Did you know that the quantity and quality of sleep can affect your insulin levels? Sleep deprivation is an overlooked factor in Type 2 Diabetes. It may be hard to believe, but the science and logic behind it is that hormone levels are thrown out of gear due to sleep loss and as a result, the body produced less insulin and more cortisol (stress hormones). Less sleep also increases the hunger pangs due to reduced satiety levels which cause cravings for sugary and high carb foods. This often leads to giving in to the cravings and overeating. This shoots up not just insulin levels but the body weight too.
Blood sugar and weight management are best achieved not just with diet but with proper exercise too. Lack of sleep renders us too tired to indulge in any form of physical activity and this too becomes a major contributor to elevated blood glucose levels.
Humans, being victims of civilization, do not have the luxury of sleeping for the prescribed minimum 7 hours of uninterrupted sleep every single night. But a night or two of bad sleep either in terms of quality or quantity can be easily fixed with just a couple of consecutive nights of good sleep. But making it a habit can prove to be detrimental in the long run, affecting diabetics more than others.
Diabetes can no longer be attributed to genetics alone. The basic lifestyle habits of our generation have undergone a massive transformation, unfortunately for the worse. Some factors like junk food and sedentary habits can be changed voluntarily but there are other environmental factors over which we have no control, thus leading to major lifestyle diseases, one of which is diabetes. Apart from the prescribed time of 7 hours of sleep, there are also major sleep/wakefulness disorders which cause havoc in our body system.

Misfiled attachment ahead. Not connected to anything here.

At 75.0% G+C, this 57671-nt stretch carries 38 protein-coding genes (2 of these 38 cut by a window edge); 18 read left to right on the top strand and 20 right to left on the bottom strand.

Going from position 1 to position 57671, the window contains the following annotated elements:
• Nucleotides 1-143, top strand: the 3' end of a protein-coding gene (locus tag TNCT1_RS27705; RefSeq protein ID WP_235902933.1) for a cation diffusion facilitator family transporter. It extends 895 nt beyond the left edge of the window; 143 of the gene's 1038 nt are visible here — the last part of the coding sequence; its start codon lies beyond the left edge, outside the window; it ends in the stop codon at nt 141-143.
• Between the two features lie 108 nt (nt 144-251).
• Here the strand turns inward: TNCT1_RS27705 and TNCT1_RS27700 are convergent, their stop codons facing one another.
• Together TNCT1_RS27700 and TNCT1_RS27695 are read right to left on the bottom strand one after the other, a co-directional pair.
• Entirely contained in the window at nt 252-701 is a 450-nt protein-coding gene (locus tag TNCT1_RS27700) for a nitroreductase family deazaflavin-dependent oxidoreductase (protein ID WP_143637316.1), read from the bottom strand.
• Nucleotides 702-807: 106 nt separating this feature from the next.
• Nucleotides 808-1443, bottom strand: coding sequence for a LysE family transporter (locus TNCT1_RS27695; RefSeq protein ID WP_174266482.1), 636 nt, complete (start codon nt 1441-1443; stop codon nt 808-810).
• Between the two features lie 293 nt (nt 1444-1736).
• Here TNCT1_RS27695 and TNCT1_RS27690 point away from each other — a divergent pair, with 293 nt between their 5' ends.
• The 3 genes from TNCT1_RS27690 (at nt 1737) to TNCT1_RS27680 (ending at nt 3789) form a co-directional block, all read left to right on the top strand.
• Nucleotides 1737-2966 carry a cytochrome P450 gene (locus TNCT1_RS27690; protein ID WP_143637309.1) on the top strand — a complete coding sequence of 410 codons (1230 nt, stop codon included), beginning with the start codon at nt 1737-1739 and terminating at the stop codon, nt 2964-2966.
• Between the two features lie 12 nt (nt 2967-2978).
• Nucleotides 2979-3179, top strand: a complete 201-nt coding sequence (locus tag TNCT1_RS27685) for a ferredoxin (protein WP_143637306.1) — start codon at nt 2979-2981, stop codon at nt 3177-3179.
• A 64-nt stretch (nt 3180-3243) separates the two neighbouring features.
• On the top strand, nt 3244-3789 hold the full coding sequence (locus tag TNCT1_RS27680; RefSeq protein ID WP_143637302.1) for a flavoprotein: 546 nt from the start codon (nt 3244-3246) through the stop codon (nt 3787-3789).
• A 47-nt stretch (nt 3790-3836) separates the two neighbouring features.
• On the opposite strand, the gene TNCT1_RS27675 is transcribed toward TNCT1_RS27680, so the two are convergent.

The body has a narrow range of blood glucose levels. Glucose Tolerance is the ability of the body to remove excess blood glucose. It is the ability of the pancreas to produce insulin. It has reduced considerably as insulin sensitivity has declined. The pancreatic beta cells are unable to produce more insulin to make up for the Glucose Intolerance and thus Diabetes steps in. This Glucose Tolerance follows the circadian rhythm – our natural biological sleep pattern which unfortunately has been lost to modernization and fast-paced lives.
There are different sleep stages and glucose metabolism is slower in the first half and higher in the second half of the sleep cycle. Altering either quantity or quality of sleep affects the overall glucose homeostasis.
Not just for diabetics, people sleeping less than 6 hours in the night are more prone to develop diabetes too
By following the natural sleep pattern and also by consuming natural foods and herbal medicines which nature has given us in bounty, we can go back to natural living and live a healthy life devoid of diseases. The herbs present in Sugar Knocker, apart from visible effects on various organs, also have a calming effect on the system, thus increasing the sleep quality.